Will The Miami Marlins Trade For Manny Ramirez This Time?

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The Trade That Wasn't. Mandatory Credit: Steve Mitchell-USA TODAY Sports
The Trade That Wasn't. Mandatory Credit: Steve Mitchell-USA TODAY Sports /
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The Trade That Wasn't. Mandatory Credit: Steve Mitchell-USA TODAY Sports
The Trade That Wasn’t. Mandatory Credit: Steve Mitchell-USA TODAY Sports /

We haven’t seen this in a while folks.

With a resounding 7-3 victory Sunday afternoon at Marlins Park, the Miami Marlins put an exclamation point on the first half with a three-game sweep of the Cincinnati Reds.  And what a first half it was. Quietly, lost in the noise of the Florida Panthers resurgence, the Miami Heat’s clattering fall from grace, and the rapt anticipation of another Miami Dolphins season, the Miami Marlins have put together the second best first half in franchise history.

Only the 1997 championship squad entered the break with a more commanding position in the standings.

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Distant 2008 was the last time anything close to this much feel-good followed the Marlins into the All-Star break. A young superstar named Hanley Ramirez was starting at shortstop for the NL, with fan favorite Dan Uggla joining him.  They were five games over .500, and had spent over forty games in first place in the NL East. “I Kissed A Girl” and “Low” were on the radio, and Heath Ledger was about to deliver a terrifying turn as the Joker…..

Okay, maybe taking that summer a little too seriously.

But there was real buzz about the team. Hanley Ramirez had just inked a six-year, $70 million extension. And there was a stunning, stirring, stretch heading up to the Trade Deadline where it appeared that the Marlins were on the verge of trading for suddenly unwanted superstar Manny Ramirez. An All-Star that season, and the ten previous seasons before it, it would be a massive upgrade to a lineup that was seven games over as the Deadline neared; hitting just shy of .300, he’d be replacing Jeremy Hermida, who had finished the first half at .255 before fading from that not exactly lofty perch. The Red Sox had had enough of their former franchise player, who had become such a distraction that they were willing to move him despite being in the thick of the playoff race.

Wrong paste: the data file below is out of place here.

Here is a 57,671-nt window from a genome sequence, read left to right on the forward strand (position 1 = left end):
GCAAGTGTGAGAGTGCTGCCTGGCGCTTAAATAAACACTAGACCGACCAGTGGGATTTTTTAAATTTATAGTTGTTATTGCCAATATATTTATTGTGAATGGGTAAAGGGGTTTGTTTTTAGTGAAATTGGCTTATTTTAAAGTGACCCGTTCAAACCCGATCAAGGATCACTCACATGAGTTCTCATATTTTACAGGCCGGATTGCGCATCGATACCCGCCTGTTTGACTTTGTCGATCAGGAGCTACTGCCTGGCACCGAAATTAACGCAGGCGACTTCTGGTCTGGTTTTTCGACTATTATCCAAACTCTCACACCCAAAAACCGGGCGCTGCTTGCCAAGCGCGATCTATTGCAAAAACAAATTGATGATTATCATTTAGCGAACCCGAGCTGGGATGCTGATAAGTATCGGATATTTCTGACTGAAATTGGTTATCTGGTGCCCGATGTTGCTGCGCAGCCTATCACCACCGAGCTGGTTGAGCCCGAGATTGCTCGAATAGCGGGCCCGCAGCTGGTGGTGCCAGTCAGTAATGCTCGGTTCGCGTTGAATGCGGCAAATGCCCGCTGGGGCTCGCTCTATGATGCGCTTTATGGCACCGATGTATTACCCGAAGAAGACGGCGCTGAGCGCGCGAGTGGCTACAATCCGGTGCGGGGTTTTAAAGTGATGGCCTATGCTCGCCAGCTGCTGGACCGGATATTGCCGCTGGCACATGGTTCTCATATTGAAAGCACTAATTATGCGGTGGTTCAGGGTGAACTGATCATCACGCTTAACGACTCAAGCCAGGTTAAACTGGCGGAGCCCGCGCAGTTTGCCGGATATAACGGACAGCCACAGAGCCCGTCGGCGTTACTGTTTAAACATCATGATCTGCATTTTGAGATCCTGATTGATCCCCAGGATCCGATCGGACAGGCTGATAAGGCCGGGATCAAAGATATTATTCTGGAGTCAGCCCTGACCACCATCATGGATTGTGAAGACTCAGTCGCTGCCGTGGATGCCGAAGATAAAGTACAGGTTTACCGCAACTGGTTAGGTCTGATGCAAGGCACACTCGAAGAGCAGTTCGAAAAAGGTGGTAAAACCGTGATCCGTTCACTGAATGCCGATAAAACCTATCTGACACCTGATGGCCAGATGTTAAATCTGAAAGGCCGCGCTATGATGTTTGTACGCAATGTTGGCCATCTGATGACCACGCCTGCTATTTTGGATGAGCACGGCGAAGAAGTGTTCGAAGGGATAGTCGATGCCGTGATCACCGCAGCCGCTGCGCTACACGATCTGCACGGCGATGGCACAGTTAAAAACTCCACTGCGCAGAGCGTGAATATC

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However, there was a hitch. To get the deal done, it needed to be a three team deal, and the Pittsburgh Pirates were being especially picky in terms of what prospects they received in return for sending their own star outfielder, Jason Bay, to Boston to replace Ramirez. Particularly, they were insisting that the Marlins throw in a Single A outfielder along with Jeremy Hermida and heralded pitching prospect Ryan Tucker.

The outfielder’s name was Mike Stanton.

In the years since 2008, this is a deal I’ve gone back to many times. Should the Marlins have pulled the trigger?

Miami has had exactly one winning season in the years since, and it was in 2009, meaning Stanton played no part in it. Hermida hit .237 with 7 HR and 19 RBI in the second half of 2008; Manny Ramirez hit .388 with 19 HR and 61 RBI in the same stretch. He went on to finish 4th in the MVP voting. Even accounting for the fact “The Stadium Formerly Known As Joe Robbie” was very much a pitcher’s park, that level of production would more than likely have put the Marlins in the playoffs.

The Dodgers team that acquired him went on to lose to the eventual champion Phillies in five games in the NLCS, a Phillies team Miami went 10-8 against during the season without Manny.

I love Stanton. He’s special. A generational player that fans will talk about for generations to come. Watching him play is must watch excitement, and seeing him connect an unforgettable experience.

But I’d of flipped him to Pittsburgh faster than a bird gets flipped in rush hour if it meant a third championship. And really even an NL pennant.

That very well could have been the result of pulling the trigger back then. The Marlins never would have resigned him, so arguing that not making the deal was vindicated by his multiple PED suspensions is silly, unless you’re doing so on general principle. It wouldn’t have been our problem. Plus, the Sunshine State was denied a Citrus Series Fall Classic; the Rays were the AL Champion that season, edging out the Manny-less Red Sox.

Next: Which Lesson Will The 2016 Marlins Take?

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